In digital asset trading, technical analysis provides various tools to help traders determine trends and anticipate their next moves. There are several ways to display the historical price of an asset. The three most popular chart types are line charts, bar charts, and candlestick charts. Most traders prefer candlestick charts since they provide helpful patterns that inform traders of anticipated trend reversals or continuations with a consistent degree of accuracy. In other words, candlestick charts act as trading signals that help traders decide what moves to make in the market.
Candlestick charts often represent fluctuations in a digital assets’ price and inform traders on market trends. The colored portion of the candlestick is called “the body” and the thin lines above and below the body represent the high/low range of prices in the specified time period and are known as “shadows.” Rising prices are marked in green, and falling prices are marked in red.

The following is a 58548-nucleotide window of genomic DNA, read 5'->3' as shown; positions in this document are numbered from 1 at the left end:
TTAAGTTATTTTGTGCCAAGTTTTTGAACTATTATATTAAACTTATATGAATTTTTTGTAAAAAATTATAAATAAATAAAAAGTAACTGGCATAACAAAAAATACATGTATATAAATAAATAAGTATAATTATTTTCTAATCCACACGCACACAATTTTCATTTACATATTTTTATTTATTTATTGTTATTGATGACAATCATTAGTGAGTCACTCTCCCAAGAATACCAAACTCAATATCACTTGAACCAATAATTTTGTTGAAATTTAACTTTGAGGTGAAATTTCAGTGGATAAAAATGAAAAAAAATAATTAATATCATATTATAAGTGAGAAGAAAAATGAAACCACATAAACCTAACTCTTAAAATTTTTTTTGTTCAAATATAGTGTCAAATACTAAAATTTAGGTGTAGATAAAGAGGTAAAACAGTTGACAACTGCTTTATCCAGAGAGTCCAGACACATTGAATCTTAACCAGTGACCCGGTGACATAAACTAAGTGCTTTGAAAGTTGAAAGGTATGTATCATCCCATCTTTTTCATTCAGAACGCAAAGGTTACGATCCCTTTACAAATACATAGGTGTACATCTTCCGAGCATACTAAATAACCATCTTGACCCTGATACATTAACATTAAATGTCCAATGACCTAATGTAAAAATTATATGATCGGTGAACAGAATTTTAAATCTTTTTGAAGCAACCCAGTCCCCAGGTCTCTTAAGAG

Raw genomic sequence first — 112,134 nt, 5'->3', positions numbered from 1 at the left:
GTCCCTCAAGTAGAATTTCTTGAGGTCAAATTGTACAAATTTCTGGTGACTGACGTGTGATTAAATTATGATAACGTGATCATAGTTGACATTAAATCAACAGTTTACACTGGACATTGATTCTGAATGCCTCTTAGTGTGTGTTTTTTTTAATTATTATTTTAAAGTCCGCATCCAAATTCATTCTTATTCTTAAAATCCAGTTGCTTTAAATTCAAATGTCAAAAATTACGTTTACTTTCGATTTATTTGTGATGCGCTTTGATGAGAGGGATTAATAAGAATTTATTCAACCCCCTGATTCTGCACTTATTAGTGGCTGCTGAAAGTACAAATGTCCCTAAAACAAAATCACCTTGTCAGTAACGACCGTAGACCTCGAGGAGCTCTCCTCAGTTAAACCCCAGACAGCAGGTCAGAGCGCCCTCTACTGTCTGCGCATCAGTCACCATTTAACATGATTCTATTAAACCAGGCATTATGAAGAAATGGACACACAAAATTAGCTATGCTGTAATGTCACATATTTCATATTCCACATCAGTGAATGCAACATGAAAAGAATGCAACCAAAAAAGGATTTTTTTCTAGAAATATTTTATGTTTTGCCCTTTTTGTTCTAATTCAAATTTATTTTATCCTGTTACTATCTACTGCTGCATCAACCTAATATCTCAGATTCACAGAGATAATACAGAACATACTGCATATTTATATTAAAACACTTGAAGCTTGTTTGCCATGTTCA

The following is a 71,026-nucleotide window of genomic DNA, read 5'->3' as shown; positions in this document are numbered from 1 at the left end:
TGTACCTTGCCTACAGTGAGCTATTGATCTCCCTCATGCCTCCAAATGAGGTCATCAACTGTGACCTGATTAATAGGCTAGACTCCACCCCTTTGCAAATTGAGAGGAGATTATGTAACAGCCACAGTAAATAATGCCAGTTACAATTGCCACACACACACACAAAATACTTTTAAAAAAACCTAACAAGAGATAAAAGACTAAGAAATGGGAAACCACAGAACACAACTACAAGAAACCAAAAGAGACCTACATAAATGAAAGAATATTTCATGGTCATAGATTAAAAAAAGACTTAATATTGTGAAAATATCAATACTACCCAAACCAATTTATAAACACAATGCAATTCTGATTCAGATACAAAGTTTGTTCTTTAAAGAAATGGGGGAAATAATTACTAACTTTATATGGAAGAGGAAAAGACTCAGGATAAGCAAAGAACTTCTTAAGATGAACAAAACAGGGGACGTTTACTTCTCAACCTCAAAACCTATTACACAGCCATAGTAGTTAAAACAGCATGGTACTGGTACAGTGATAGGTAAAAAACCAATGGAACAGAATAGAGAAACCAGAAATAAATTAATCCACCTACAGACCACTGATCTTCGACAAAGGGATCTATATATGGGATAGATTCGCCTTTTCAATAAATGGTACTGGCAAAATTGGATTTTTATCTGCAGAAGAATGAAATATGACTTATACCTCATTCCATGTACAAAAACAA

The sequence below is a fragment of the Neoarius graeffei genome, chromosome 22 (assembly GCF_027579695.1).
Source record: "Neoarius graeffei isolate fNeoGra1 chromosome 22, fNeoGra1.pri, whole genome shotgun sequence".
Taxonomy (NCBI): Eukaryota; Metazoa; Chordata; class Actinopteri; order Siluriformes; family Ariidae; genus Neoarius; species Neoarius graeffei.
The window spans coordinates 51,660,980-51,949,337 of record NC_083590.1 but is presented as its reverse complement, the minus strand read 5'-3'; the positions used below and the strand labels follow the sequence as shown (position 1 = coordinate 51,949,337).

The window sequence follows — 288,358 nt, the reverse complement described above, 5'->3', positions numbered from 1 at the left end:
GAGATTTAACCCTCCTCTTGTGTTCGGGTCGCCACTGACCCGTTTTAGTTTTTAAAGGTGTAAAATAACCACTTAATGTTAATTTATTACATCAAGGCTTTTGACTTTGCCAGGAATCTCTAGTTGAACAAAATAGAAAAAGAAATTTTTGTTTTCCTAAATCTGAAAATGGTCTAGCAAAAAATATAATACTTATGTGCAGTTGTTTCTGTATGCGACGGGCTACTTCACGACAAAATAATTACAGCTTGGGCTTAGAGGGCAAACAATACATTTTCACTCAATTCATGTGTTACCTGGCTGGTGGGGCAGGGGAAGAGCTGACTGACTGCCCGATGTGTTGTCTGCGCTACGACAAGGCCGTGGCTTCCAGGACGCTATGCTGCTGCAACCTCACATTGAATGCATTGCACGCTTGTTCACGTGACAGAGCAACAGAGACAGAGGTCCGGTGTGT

Candlestick charts can be represented with different time frames, such as monthly, daily, hourly, and minute candlesticks.
After some practice, Candlestick charts are easy to read as they contain plenty of information on historical price data. There are many chart patterns formed by candlesticks organized in a certain way. Some examples are double tops, double bottoms, flags and pennants.
Candlestick patterns give digital asset traders additional insight about the potential market moves expected to emerge. In other words, candlestick charts act as trading signals that help traders decide when to open long or short positions and when to exit the market.
Even novice or advanced traders can learn to read candlestick charts by looking at pricing trends visually. These visuals provide intel to help traders identify specific patterns in the candlestick formations, especially at resistance and support levels.
Popular Terms Used in Reference to Candlestick Charts
Here are a few terms that traders should be aware of whenever they trade using candlestick charts:
- Emerging patterns — these are candlestick patterns that haven’t fully formed yet.
- Completed patterns — Patterns that have already developed and can are regarded as bullish or bearish signals.
- Open — the opening price represented on the candlestick based on the time frame.
- Close — the closing price of a candlestick based on the time frame.
- High — the highest level that the price reached during the time frame covered by the candle.
- Low — the lowest level that the price touched during the time frame covered by the candlestick.